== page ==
Real Talk: The GOP's Debt Ceiling Stance Is Economic Nonsense

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President Obama and House Speaker Boehner's dueling debt ceiling speeches did not make news.* The plane is going down, and both pilots told their side of the fuselage that the other guy is responsible. (Both sides knew that already, didn't they?)

The instant analysis after the addresses went like this: MSNBC said Boehner was political, and Fox News said Obama was political. They're both right. The debt ceiling is a political instrument, after all. The president wants a long-term deal because he thinks another debt ceiling showdown will hurt him in 2012. Republicans want to schedule another debt ceiling showdown in 2012 for the exact same reason. Don't ask who's being more political. 

Instead, ask whose political interest is best for the economy. My answer: A long-term debt ceiling deal that backloads spending cuts reduces the possibility of default before 2013 and allows Washington to spend its time on something, anything, that might increase job creation.

It's hard to see how the Republicans' position upholds their own economic principles, much less demonstrates an ability to work within a divided government.

--Republicans say they want to promote job growth. But by insisting on upfront spending cuts, they'll reduce overall demand, force massive state and local layoffs, and reduce help to the unemployed.

--Republicans say they want to eliminate uncertainty in the economy. But after pushing negotiations to the brink of default, many are insisting on holding this fight between one and three more times before the 2012 election, which multiplies the chance for a financial crisis.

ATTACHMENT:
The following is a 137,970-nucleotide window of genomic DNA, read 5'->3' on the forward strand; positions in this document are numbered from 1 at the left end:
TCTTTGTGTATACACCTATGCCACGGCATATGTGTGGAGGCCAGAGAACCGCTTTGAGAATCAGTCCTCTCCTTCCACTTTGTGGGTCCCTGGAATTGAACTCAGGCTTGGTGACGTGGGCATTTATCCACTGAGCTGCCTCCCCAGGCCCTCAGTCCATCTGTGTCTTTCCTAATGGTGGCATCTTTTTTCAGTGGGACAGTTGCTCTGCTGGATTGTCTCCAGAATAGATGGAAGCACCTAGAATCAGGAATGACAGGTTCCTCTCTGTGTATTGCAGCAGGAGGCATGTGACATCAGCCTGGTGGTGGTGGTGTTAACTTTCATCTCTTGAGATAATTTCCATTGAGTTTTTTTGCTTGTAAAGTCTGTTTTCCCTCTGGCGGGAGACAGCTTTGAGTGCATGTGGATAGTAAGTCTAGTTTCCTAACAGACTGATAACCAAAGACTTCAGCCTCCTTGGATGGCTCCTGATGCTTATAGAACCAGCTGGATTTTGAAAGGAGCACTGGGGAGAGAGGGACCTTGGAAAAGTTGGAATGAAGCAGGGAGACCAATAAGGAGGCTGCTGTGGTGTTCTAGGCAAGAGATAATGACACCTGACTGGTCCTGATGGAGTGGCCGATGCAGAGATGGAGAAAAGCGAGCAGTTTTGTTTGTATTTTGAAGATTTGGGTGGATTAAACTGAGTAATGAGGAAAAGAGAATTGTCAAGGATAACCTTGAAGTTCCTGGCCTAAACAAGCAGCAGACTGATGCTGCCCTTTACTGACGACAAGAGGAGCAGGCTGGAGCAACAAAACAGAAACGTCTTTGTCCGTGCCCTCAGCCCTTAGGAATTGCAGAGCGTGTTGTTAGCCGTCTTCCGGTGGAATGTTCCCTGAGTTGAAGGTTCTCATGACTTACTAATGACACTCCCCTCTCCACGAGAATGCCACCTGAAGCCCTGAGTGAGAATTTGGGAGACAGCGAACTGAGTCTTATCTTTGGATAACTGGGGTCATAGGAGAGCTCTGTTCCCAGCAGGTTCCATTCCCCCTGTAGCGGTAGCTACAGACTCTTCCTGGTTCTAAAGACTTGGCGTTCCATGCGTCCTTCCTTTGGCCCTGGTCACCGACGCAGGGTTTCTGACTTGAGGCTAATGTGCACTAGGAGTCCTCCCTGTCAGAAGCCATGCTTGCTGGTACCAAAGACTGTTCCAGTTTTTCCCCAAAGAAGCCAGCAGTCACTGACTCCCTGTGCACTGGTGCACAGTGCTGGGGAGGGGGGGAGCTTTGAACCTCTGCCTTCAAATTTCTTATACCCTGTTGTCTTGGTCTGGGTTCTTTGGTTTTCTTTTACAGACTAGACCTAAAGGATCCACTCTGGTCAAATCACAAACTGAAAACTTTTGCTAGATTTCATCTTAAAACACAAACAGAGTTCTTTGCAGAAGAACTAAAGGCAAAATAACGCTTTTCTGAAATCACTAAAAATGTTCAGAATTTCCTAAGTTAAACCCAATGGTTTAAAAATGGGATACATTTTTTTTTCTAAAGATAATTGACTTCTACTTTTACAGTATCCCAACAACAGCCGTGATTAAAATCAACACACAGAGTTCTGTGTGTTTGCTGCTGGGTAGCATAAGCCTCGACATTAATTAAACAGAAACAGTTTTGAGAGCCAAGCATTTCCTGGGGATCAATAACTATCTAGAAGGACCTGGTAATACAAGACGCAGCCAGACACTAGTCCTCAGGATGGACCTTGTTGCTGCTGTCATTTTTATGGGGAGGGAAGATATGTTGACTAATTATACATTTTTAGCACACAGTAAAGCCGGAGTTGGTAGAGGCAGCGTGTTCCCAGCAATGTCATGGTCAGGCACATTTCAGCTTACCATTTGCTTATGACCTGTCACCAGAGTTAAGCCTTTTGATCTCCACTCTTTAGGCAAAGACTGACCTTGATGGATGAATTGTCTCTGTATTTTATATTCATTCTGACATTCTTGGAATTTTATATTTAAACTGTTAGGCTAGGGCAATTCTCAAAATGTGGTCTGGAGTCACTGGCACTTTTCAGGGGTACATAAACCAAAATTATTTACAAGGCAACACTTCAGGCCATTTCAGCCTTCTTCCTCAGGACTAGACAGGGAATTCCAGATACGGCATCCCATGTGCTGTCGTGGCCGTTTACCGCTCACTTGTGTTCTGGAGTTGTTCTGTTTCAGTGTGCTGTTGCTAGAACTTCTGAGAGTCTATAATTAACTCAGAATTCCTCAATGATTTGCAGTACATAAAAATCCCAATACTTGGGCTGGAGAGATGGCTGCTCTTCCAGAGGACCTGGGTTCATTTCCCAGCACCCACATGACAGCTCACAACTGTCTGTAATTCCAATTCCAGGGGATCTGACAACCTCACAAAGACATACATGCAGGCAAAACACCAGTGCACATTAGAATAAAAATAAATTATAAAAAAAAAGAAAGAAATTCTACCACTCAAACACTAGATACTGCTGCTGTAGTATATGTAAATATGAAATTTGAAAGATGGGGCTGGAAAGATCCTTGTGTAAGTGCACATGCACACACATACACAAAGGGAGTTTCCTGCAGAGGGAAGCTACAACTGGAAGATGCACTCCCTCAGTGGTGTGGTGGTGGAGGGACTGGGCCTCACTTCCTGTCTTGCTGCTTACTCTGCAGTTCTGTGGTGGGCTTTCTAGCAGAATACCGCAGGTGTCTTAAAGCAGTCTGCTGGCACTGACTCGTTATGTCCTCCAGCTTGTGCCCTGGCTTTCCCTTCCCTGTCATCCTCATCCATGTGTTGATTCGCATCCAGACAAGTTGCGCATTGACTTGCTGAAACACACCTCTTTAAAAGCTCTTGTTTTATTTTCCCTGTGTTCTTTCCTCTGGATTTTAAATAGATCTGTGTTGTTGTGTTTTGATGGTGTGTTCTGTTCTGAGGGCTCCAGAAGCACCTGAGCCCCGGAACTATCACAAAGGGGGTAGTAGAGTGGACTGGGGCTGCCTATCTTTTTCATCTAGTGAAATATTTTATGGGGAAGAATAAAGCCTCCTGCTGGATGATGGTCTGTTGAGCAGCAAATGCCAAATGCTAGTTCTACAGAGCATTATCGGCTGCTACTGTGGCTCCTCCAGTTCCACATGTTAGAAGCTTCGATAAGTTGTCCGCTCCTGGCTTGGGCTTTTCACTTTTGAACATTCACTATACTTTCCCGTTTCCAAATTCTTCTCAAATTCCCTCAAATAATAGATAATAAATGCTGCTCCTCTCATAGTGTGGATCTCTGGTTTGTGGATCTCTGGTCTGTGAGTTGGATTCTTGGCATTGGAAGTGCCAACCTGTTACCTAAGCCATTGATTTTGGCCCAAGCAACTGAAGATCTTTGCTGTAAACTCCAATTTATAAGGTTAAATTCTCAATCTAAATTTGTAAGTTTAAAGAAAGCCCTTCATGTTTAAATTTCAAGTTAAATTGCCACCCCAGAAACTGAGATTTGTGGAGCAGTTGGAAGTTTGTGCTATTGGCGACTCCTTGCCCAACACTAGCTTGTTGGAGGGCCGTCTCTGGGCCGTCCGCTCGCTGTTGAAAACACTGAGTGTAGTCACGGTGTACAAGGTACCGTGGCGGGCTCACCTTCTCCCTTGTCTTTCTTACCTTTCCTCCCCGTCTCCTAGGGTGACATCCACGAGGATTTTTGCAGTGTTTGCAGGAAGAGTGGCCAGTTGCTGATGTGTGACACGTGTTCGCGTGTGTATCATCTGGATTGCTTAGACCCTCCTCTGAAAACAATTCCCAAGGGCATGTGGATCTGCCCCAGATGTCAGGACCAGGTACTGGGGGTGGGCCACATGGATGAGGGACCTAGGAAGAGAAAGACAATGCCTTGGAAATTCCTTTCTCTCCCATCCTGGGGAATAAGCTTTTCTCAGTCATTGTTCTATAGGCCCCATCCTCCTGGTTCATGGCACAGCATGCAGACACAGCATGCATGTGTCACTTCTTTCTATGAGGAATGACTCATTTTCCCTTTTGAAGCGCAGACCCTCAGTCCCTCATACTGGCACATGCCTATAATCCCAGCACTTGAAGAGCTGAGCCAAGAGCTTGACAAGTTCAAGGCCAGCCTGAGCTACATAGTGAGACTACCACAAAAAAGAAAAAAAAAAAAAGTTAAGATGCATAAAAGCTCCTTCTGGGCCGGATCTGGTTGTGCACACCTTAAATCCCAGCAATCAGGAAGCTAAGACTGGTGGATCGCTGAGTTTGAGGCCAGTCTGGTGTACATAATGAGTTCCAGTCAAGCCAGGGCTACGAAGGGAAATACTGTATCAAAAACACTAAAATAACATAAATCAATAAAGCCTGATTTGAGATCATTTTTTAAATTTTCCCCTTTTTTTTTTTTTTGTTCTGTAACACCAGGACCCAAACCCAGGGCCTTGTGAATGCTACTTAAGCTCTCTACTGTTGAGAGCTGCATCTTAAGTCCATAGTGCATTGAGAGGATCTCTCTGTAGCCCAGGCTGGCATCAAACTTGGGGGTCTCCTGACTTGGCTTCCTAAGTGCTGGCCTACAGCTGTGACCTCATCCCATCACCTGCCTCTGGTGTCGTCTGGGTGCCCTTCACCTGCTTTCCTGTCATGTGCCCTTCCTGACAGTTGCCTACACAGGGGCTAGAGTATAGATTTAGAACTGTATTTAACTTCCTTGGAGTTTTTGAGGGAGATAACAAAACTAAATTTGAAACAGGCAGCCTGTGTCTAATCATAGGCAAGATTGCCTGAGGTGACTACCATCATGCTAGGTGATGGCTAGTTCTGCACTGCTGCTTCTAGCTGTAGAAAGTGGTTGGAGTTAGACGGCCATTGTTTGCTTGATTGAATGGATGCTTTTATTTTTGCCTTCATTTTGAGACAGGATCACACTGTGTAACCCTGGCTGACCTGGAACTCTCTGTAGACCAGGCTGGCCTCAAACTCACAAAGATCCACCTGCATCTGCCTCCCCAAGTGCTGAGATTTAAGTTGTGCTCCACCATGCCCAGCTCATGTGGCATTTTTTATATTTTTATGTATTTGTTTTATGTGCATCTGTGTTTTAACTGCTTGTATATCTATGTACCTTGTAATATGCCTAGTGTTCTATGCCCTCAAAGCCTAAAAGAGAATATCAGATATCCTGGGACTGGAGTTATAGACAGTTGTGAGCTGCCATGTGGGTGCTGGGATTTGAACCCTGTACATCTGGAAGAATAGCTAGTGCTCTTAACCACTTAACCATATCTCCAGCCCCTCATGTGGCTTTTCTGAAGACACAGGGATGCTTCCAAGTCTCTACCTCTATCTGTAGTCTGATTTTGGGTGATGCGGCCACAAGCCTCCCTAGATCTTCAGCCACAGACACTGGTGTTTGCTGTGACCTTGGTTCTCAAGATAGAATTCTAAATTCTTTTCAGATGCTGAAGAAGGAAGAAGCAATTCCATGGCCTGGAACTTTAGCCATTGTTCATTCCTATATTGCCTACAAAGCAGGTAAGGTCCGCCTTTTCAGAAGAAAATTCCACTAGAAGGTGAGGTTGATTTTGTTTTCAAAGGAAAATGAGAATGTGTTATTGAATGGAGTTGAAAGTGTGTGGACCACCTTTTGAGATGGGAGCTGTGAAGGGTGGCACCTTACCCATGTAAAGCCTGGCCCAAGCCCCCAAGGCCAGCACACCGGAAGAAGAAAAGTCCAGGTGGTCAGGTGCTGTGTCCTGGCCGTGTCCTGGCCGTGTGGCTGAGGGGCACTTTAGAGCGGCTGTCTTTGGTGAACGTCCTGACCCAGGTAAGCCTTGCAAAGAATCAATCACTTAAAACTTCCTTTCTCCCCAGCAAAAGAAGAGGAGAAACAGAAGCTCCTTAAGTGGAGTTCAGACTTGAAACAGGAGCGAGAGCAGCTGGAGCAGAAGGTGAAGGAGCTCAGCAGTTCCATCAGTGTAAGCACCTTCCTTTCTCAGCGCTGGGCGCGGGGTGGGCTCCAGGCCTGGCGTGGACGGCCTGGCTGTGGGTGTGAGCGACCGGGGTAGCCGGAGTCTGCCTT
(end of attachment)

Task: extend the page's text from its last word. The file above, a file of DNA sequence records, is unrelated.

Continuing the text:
--Republicans say they want to reduce the deficit. But they've rejected a $4 trillion deficit reduction package over a small portion of tax increases, even though effective tax rates are at their lowest since before Reagan's tax cut, and even though tax increases were a part of budget reform under both Reagan and the first President Bush.

--Republicans say they want to appease the rating agencies. But S&P has said it prefers Sen. Reid's all-at-once approach precisely because it doesn't try to ensnare the president in another debt ceiling debate in an election year.

--Finally (and least importantly) Republicans routinely appealed to popular opinion polls to criticize the stimulus, health care reform, and the White House. They've been notably quiet on polling showing a consistent preference for tax increases in the debt ceiling deal. Republicans call higher taxes on the rich "class warfare." If that's right, America is overrun with class warriors.

Go ahead and blame the White House for having political interests in this showdown. But at least ask yourself: Which group has proposed to give up more to reach a consensus on an issue critical to the U.S economy? The White House, which has offered to give up entitlement cuts, the Senate Democrats who have offered to give up tax increases, or Republicans who have rejected both concessions? 

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* It didn't make news, because it didn't make headway. The president pushed a compromise that includes higher taxes. That proposal is all but dead since the president endorsed a Senate plan with 100% spending cuts. The Speaker counter-offered with 100% spending cuts. But his plan all but dead, too, since his own caucus is demanding further concessions like a balanced budget amendment.

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Derek Thompson is a senior editor at The Atlantic, where he writes about economics, labor markets, and the entertainment business.

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